How to Make a Batarang From " the Dark Knight "




About: Hi may name is Jac and i am really into engineering and make a lot of weapons.

I have always wanted to make this project but have put it of for ages until i watched the Dark Knight with my friend and saw the Batarangs in action and wanted to make it again so here it is. This project isn't too hard and should be a great project for any skill level. Click here for the video

Step 1: Template

So to start you want to print of a template of a Batarang cut it out and ether glue it on to the steel but what i would surest is to mark it onto the steel using a permeant marker as under the heat of the grinder it maintains the mark. Just search batman logos.

Step 2: Cutting the Batarang Out.

To cut the Batarang out I use an angle grinder because it is a lot quicker than a hack saw, but if you don't have an angle grinder a hack saw will still work but you might want to use a weaker metal to make cutting easier. METAL CHOICE. The advantage of using high carbon steel is that when it comes to heat treating you batarang it comes out with a very hard point. If you chose to use aluminium don't heat treat it as it can melt the batarang. Aluminium can only be used as a prop or for soft targets. With mild steel you can heat treat but its still not going to come out with a sharp edge so there is less point, they are still fun to use against cardboard targets though. CUTTING TECHNIQUE. When cutting a curve you can use a smaller disk (one that has been worn down) and lay the angle grinder more horizontal and rolling the cut of disk. To get into tight spots you can do a series of cross cuts taking out little bits at a time. If you need more help with angle grinders you can look at this youtube video

Step 3: Refining the Profile

TIPS. When Refining the Profile it helps to have a container of water next to you to keep the temperature down so you don't burn yourself, also it makes sure the metal doesn't over heat and ruin the steel. It pays to leave a little but of extra steel on the edge so that you don't over grind. Another tip is to print of another copy of the batarang to compare your steel batarang with so that you can be as accurate as possible. Some times I use a permanent marker and mark the spots I need to grind of so that you can see what you are working on as you are grinding.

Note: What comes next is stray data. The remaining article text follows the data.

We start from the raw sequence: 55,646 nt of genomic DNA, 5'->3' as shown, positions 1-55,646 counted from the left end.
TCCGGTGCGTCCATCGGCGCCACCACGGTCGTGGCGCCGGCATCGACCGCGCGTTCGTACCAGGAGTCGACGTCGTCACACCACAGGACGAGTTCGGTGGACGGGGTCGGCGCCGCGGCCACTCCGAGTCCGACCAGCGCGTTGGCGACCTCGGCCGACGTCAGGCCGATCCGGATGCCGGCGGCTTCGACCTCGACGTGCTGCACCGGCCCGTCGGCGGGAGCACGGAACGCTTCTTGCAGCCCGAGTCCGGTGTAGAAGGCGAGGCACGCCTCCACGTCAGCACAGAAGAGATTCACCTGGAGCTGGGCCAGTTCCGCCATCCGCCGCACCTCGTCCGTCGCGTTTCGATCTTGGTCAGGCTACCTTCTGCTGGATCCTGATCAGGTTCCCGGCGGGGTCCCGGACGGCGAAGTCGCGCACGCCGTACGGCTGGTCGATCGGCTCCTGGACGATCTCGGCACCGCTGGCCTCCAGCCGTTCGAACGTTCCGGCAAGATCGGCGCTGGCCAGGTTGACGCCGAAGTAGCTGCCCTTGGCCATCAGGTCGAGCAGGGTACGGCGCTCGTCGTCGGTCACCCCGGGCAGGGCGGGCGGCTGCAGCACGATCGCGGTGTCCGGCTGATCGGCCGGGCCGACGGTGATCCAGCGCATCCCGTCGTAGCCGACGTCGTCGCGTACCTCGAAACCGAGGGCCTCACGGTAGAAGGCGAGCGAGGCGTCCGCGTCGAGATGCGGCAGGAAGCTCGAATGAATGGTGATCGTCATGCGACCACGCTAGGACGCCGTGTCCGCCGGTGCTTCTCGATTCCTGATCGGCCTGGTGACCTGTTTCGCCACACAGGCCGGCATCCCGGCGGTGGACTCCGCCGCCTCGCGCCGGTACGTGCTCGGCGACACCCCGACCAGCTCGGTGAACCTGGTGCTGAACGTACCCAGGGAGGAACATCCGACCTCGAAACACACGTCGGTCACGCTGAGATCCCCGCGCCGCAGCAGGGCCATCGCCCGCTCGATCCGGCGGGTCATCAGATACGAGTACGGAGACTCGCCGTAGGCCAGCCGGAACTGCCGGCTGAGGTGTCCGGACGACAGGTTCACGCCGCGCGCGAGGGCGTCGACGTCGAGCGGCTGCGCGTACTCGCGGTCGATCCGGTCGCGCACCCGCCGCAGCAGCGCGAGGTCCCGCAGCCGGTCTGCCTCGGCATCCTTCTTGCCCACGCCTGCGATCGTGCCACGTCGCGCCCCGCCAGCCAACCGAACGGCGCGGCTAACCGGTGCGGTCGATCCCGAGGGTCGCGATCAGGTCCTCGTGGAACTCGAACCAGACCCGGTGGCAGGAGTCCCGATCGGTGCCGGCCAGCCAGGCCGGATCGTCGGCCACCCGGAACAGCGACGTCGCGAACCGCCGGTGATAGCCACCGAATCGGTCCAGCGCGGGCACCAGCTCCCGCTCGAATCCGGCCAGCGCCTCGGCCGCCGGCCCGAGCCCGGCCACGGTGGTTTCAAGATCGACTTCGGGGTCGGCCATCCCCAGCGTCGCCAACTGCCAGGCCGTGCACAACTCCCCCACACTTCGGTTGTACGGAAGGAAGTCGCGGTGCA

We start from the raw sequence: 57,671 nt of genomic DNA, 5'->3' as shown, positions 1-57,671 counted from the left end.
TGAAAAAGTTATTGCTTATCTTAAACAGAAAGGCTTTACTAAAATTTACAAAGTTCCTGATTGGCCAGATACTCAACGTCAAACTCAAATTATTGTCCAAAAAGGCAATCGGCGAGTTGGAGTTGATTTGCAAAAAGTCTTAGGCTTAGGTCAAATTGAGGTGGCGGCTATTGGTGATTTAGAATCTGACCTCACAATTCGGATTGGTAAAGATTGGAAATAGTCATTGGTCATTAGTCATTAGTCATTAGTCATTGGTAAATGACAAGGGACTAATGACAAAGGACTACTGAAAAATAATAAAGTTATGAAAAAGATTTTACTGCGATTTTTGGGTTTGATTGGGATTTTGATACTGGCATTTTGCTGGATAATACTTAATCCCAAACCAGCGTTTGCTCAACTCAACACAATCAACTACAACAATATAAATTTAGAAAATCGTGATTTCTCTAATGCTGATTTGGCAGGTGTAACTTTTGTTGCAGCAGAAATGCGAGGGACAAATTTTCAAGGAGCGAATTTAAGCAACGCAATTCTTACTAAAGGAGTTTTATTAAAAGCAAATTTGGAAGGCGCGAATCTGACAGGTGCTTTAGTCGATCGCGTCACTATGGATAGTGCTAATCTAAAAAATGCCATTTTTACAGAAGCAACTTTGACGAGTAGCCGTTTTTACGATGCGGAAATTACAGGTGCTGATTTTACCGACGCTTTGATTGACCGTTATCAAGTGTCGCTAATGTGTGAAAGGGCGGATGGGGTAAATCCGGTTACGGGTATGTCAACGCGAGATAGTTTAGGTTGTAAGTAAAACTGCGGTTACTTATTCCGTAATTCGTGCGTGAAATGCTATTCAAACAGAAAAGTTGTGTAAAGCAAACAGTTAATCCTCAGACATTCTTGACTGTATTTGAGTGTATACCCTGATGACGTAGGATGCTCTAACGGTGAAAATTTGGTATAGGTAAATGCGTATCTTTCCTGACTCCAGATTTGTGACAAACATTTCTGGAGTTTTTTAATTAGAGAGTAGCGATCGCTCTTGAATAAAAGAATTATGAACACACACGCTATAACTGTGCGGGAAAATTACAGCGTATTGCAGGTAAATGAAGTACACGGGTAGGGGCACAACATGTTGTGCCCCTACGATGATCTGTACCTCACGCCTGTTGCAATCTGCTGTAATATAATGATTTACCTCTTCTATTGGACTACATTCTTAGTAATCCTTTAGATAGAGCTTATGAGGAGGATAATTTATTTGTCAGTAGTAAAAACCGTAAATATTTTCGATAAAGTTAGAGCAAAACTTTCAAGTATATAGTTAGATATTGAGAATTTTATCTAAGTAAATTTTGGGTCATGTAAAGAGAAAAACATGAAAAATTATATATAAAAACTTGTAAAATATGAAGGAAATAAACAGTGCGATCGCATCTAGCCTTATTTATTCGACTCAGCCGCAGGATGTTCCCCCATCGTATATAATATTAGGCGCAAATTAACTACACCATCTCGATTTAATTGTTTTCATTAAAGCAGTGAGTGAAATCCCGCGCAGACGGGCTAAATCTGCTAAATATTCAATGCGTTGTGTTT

Step 4: Shaping the Bat's Head

To start the shaping of the bat's head I start by marking on the head with a marker the parts that need grinding. With my angle grinder i proceed to shape the head carefully. After that is done I clamp it up and use hand files to shape the head. TIP If you are doing a lot of projects like this you can buy a set of files that include a round, half round, square, triangle and flat for only about $12 NZD.

Step 5: Sanding

The point of sanding is that it makes it look a lot better and it also makes it easier for the paint to stick if you choice to do that. I started with a 180 grit sand paper and ended up with a 212 grit. For me there is no point to go any finer as i am painting it.

Step 6: Bevels

The Bevel on your batarang can be as steep or as shallow as you want them to be. I have gone in-between. To put the bevels in i use the grinder but you could just as easily use a file.

Step 7: Heat Treat

For heat treat make sure that your steel can withstand enough heat and not burn or curl over at the end. This means that you shouldn't use aluminium or any thing like that as they are only for props and other things like that. What you do for a heat treat is you heat up ether a fire place, a forge or a gas torch so that you can get your metal a cherry red colour. When you are at this stage drop it into quenching oil if you are after a great finnish but if you don't have any oil (like me) you can use warm water. To get maximum heat out of your fire try blowing on it with a hair drier or a fan but if you have a fire place a trick I use. After you put your blade in also put in scrunched up news paper this burns quickly and also draws in a lot of air which feeds the fire turning your blade red.

Step 8: Tempering

To temper all you have to do is put your batarang in an oven for 3 hours or so at 180c this protects it from shattering after heat treat.

Step 9: Prepping for Spray Paint

All you have to do to prep for spray paint is sand the batarang so that the paint can adhere to the surface. But if you don't have any spray paint you can just sharpen the edges and it looks great it looks like the first photo. If not continue onto the next step.

Step 10: Painting

For painting it comes down to personal preference as to what colour you want and all that. But what I did was two coats on ether side with rust-oleum black gloss. The only thing with spray paint is the read the can and know what temperature to spray at and what distance away from your work thank your sweet.

Step 11: Final Step

All you have to do is re-grind the bevels on the batarang and you are done.

Thanks for looking this far if you think there is any thing that i should have included in this insturctable that i didn't or any thing that i should put in for the next one please tell me thanks.Also CHECK OUT my channel Double Edged here



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    9 Discussions

    Double Edgedbarcenasdaniel50

    Reply 3 years ago

    Yea I have seen that one only difference is this one is my one is a high carbon heat treated blade so its a lot sharper.

    Double Edgedgunman15

    Reply 3 years ago

    Maybe I'm just dumb but is he wanting me to build a bat knife.